A 'prorogue' state of mind

By Peter Nowak, CBCNews.ca

What's the hottest word in Canada? That's simple: prorogue (and its variations, prorogued, proroguing, prorogation, proroguemation, some of which may or may not be actual words). The word, which doesn't actually refer to someone who's very good at being bad, has gone from total obscurity to front-page news in the span of only a few days.

Google Canada's public policy expert Jacob Glick – not to be confused with Martin Short's Jiminy Glick character – has weighed in on the subject of proragation over on the company's public policy blog. According to Google's analytics, internet searches for prorogue – as well as any mentions of coalitions, including the 1926 King-Byng fiasco – have gone through the roof over the past week. Imagine that – Canadians interested in their politics!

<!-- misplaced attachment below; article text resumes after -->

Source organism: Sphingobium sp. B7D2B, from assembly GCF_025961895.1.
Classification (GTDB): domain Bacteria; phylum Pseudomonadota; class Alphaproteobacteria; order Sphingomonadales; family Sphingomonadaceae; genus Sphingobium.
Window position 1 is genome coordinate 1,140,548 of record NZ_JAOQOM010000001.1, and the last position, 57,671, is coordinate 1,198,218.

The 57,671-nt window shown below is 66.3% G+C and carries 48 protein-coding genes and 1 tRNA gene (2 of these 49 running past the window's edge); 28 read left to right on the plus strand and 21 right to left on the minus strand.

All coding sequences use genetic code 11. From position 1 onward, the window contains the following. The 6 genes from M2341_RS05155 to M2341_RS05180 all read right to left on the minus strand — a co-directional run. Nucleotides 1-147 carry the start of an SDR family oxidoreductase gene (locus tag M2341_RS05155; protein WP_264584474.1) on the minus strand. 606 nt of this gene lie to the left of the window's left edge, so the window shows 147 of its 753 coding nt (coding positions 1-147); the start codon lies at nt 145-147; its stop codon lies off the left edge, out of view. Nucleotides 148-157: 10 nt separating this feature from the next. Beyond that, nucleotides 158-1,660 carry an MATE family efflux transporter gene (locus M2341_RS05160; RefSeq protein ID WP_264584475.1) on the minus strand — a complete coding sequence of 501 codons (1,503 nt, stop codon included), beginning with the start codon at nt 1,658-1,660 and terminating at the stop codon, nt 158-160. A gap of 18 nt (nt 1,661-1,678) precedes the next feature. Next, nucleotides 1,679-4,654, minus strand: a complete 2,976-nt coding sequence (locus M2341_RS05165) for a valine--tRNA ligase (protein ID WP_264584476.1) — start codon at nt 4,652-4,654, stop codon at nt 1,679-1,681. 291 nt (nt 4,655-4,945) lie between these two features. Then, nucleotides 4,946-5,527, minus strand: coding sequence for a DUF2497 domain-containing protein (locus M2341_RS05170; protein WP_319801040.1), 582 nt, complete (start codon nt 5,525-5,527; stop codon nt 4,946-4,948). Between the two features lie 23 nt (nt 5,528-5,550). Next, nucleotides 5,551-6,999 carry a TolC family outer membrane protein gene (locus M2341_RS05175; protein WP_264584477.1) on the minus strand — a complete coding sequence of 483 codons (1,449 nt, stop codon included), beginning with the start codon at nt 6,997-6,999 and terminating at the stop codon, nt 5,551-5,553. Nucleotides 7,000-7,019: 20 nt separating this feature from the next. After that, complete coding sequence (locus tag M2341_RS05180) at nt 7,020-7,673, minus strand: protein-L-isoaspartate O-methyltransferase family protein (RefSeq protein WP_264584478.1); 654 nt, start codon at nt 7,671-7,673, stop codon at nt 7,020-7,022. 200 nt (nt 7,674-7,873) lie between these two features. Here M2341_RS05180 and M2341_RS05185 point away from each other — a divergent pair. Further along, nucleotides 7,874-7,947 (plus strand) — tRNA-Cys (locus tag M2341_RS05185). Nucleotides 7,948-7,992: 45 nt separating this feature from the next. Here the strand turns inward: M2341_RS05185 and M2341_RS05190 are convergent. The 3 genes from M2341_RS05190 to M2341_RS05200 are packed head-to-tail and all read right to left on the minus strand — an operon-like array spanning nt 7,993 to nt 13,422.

Those numbers jibe with the traffic we've seen here on the CBC website, where the whole coalition affair has generated not only massive page views, but a record level of user comments as well.

Stephen Harper was the most searched for politician over that same time frame, although, according to Google, Canadians seem unable to correctly spell Stéphane Dion's name right (it's not Stephen), which may have hurt his stats. At least we seem to be able to differentiate between the Liberal leader and Celine Dion.